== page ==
Connecting state and local government leaders

How to Begin to Craft Policy Around the Internet of Things


Connecting state and local government leaders

In the rush to make cities smarter, state and local governments have fallen behind on cybersecurity.

State and local policymaking around cybersecurity hasn’t kept up with the Internet of Things, said data experts Tuesday, during a Multi-State Information Sharing & Analysis Center webinar on smart cities.

Governments must play catch-up as a result by reevaluating how they interact with each other and the private sector to create a more collaborative security environment.

The Mirai botnet, named after the Japanese word for future, was weaponized in a distributed denial-of-service cyberattack last year that crippled components of the web through IoT devices like routers and televisions. And, by 2020, 20 billion IoT devices will be in use.

“A smart community is a community that engages its citizens and connects its infrastructure electronically,” said Thomas MacLellan, Symantec’s director of policy and government affairs, quoting the state of Virginia’s official definition.

By that logic, cities rushing to become smarter without ensuring backend security, as they connect new IoT devices to their networks, are rapidly creating new threat vectors.

Westchester County, New York is experimenting with predictive analytics based on cell phone use among other smart projects, which have added more than 100,000 new endpoints, said Chief Information Officer John McCaffrey. The county has spent time crafting policy around its data analysis, so when a planned cloud pilot begins it will remain separate from other systems until inferences can be made.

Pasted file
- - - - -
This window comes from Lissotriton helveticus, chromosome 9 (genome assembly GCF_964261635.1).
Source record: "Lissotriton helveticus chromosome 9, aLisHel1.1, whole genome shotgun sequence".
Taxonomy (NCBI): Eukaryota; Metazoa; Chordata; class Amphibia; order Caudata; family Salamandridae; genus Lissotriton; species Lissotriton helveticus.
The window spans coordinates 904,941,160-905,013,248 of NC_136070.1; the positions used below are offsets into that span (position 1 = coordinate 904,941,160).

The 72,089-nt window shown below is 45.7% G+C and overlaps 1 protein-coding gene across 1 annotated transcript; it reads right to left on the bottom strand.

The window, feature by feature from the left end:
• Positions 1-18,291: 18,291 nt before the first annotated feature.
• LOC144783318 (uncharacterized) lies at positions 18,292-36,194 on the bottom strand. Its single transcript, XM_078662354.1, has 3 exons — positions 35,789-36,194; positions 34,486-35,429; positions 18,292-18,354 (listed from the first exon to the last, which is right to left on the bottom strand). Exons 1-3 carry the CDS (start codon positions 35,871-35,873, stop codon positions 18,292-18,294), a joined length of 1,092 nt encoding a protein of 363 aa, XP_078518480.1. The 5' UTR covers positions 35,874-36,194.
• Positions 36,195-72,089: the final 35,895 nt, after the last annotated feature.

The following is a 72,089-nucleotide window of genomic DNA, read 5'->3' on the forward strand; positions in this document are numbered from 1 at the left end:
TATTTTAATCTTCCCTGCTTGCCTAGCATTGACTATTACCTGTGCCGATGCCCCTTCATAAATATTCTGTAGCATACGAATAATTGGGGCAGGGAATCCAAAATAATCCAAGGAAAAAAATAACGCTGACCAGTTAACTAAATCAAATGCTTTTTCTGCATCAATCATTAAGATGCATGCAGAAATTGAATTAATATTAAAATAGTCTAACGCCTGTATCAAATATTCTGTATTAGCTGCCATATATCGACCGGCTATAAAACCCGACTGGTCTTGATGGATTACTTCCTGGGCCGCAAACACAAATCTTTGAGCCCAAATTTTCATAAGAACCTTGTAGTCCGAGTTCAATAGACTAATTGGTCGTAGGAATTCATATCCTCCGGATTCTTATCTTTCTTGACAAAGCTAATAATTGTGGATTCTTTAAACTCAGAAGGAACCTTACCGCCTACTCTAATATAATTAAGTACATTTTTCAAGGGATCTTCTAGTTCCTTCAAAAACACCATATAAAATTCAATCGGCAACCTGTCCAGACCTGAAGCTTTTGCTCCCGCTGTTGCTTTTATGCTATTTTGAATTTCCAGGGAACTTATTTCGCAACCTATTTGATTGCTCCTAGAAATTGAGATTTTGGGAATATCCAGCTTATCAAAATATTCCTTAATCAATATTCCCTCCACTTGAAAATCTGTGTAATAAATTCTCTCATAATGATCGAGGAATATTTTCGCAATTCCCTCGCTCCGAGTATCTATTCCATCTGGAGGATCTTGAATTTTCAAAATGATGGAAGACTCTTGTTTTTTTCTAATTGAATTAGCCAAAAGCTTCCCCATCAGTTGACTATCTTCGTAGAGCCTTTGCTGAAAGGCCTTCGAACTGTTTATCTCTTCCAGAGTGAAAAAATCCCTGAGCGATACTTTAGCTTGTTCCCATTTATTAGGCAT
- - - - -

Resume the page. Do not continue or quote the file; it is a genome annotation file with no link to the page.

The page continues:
“We’d love to have, from the county’s perspective, a top-down approach,” McCaffrey said, referring to the cyber assistance it provides to rural areas and small towns.

Officials in Virginia partnered with the National Institute of Standards and Technology to tailor its framework to the state level and mitigate cyber risk.

Particularly when governments lack large IT staffs, the number of vendors presenting them with products and services can be overwhelming and possession of data can become muddled.

When states and localities share a vendor, that interconnectedness could prove a threat in the event any of the partners in the equation are breached—one that could jeopardize infrastructure as critical as the electric grid, said Karen Jackson, Virginia’s secretary of technology.

Trying to get manufacturers to take greater responsibility for security with policy is hard to pass, and smart technologies like license plate readers with benefits for public safety often raise privacy red flags.

“There’s a company that drives through neighborhoods that produces maps,” Jackson said. “If that were a government vehicle doing the same thing, we would be fired upon.”

Maricopa County, Arizona’s chief information security officer, Bob O’Connor, views the challenge as one of digital trust and identity. The county is piloting everything from in-road sensors to predictive analytics around flooding to drone GIS and has established the position of chief privacy officer to minimize concerns.

IoT devices, applications and processes must be trusted, O’Connor said, and government must decide how best to manage identities.

MacLellan seconded the importance of the NIST framework to such discussions but encouraged government to go beyond simply checking off its boxes.

“These systems are going to get so big and so complicated that it’s not going to be a person’s job to do it,” MacLellan said. “It’s going to be a person’s job to monitor it.”

Dave Nyczepir is a News Editor at Government Executive’s Route Fifty and is based in Washington, D.C.

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